Let me tell you about my relationship with Max Rockatansky. He’s a real dreamboat. A real cool guy. A real survivor.
I first watched Mad Max in the summer of my 5th grade year at my friend Josh’s house during one of his birthday parties. Man, birthday parties back then were the business. When you’re a kid everything is so monumental and over the top, birthdays were a chance to plan deviance and recklessly cause trouble outside of school hours, school rules and school grounds.
I remember the movie was randomly playing in one of the rooms and only a couple of my friends were watching it but Josh’s older brother and all his friends were sitting silent so I sat and glued myself to this VHS screening of what turned out to be one of the grittiest and baddest ass movies ever. Dirty. Violent. Characters so vivid and ornately costumed, big, loud engines, motorcycles and hot rods, choppy, vulgar slang-filled dialogue made a young boy such as myself stare fixed into that big TV screen as if nothing else mattered.
I always hated my friends’ older brothers for being such pricks but that day was one that changed my life forever.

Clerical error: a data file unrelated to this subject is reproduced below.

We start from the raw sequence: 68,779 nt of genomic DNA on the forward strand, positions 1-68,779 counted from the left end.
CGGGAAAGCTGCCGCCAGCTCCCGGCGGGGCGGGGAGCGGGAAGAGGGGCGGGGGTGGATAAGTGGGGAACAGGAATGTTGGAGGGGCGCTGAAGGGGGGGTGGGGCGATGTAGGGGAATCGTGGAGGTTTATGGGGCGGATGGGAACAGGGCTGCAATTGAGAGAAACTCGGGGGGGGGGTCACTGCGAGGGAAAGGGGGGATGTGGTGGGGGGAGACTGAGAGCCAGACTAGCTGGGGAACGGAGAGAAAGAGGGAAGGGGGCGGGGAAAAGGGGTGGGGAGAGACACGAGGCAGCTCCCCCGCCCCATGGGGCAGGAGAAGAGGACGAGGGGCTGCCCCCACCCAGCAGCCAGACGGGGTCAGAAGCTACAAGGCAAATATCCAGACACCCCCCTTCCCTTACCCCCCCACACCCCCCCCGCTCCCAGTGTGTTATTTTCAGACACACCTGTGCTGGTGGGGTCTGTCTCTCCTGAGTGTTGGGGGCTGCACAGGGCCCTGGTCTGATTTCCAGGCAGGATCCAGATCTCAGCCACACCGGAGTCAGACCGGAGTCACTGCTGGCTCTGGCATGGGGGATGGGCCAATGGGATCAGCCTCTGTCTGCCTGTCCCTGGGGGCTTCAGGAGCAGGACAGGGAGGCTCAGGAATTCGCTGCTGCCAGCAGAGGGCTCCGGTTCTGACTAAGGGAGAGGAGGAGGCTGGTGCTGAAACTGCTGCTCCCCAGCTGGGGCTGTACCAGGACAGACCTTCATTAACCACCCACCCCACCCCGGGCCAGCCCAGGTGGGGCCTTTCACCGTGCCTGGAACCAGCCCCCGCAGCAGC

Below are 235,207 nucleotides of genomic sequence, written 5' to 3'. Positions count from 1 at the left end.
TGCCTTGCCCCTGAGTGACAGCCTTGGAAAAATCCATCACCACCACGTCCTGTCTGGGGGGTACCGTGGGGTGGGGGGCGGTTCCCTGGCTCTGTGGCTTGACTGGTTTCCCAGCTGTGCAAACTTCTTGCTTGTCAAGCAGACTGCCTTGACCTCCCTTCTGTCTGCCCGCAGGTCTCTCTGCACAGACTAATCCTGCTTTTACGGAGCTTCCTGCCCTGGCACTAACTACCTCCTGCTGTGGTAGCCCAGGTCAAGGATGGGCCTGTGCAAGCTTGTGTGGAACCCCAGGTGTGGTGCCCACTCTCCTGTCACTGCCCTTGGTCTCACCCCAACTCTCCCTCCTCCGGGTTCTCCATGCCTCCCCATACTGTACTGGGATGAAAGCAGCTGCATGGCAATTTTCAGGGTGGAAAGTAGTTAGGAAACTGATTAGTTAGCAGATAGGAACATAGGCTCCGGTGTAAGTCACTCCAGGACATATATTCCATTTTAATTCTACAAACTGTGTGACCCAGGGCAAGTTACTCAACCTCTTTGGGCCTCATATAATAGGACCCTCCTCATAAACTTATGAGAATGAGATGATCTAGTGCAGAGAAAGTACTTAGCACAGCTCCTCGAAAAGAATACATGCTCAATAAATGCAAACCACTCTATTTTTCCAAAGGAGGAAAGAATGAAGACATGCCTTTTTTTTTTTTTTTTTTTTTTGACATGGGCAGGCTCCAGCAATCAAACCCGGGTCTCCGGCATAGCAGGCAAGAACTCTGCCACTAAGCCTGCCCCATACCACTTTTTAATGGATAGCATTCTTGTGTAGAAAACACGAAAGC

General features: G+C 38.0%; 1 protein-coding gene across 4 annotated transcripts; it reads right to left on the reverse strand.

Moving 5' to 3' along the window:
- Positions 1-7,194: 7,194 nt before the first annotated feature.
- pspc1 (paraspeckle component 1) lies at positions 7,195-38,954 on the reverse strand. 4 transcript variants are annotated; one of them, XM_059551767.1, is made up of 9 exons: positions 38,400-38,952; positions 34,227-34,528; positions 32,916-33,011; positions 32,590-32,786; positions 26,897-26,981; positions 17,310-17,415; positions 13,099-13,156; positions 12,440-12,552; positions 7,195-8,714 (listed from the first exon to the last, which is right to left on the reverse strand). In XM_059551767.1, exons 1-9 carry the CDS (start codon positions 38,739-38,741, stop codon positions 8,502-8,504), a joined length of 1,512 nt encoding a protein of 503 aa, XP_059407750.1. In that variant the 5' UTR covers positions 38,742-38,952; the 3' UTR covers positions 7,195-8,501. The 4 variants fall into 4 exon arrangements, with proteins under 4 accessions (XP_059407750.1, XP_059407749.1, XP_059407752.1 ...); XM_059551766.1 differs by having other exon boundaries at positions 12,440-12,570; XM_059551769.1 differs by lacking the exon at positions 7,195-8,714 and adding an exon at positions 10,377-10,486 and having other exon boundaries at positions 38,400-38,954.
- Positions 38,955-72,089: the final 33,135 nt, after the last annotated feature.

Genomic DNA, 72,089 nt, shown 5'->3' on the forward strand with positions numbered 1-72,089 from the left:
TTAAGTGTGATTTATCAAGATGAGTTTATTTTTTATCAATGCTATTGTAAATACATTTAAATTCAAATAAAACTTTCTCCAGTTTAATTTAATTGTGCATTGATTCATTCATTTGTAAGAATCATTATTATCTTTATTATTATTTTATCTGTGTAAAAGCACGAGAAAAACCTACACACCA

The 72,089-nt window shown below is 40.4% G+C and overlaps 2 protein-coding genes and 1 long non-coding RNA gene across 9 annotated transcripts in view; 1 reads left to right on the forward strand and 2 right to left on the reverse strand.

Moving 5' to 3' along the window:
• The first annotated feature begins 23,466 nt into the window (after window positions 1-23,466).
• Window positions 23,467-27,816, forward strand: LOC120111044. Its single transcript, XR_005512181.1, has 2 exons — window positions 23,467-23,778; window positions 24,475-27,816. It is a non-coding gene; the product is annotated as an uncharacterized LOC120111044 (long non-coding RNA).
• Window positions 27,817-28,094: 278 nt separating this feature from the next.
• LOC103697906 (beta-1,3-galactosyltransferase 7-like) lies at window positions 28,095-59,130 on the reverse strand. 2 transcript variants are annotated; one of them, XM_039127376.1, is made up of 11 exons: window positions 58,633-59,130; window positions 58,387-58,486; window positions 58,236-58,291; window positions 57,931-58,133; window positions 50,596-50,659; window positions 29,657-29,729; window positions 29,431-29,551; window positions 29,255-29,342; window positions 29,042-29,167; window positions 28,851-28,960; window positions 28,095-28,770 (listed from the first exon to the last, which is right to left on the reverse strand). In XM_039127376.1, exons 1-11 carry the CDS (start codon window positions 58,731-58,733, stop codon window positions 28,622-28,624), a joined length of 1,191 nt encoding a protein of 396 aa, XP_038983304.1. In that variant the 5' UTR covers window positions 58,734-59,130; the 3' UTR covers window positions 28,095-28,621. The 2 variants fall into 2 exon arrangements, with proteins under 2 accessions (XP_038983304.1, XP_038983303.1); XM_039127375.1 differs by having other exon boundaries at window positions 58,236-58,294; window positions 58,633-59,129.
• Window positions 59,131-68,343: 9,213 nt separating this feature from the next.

Max was everything that embodied what I wanted to be. An ambivalent and quiet loner with a dog and a fast car, only made mad when pushed by the evil that men do, but a man with no particular destination, wandering, gunslinging for survival, searching for gas, dressed in hard leather.
I would from then on crave to watch the dark and tragic anti-heroes who were hopelessly at odds with the world and their own morality. The romance of hating those who love you or just plain realizing that everyone eventually will let you down for their own gain would be steadfast and hard-edged codes that this little boy, possibly unfortunately, would holster in his core as he wandered the wasteland that was the playground.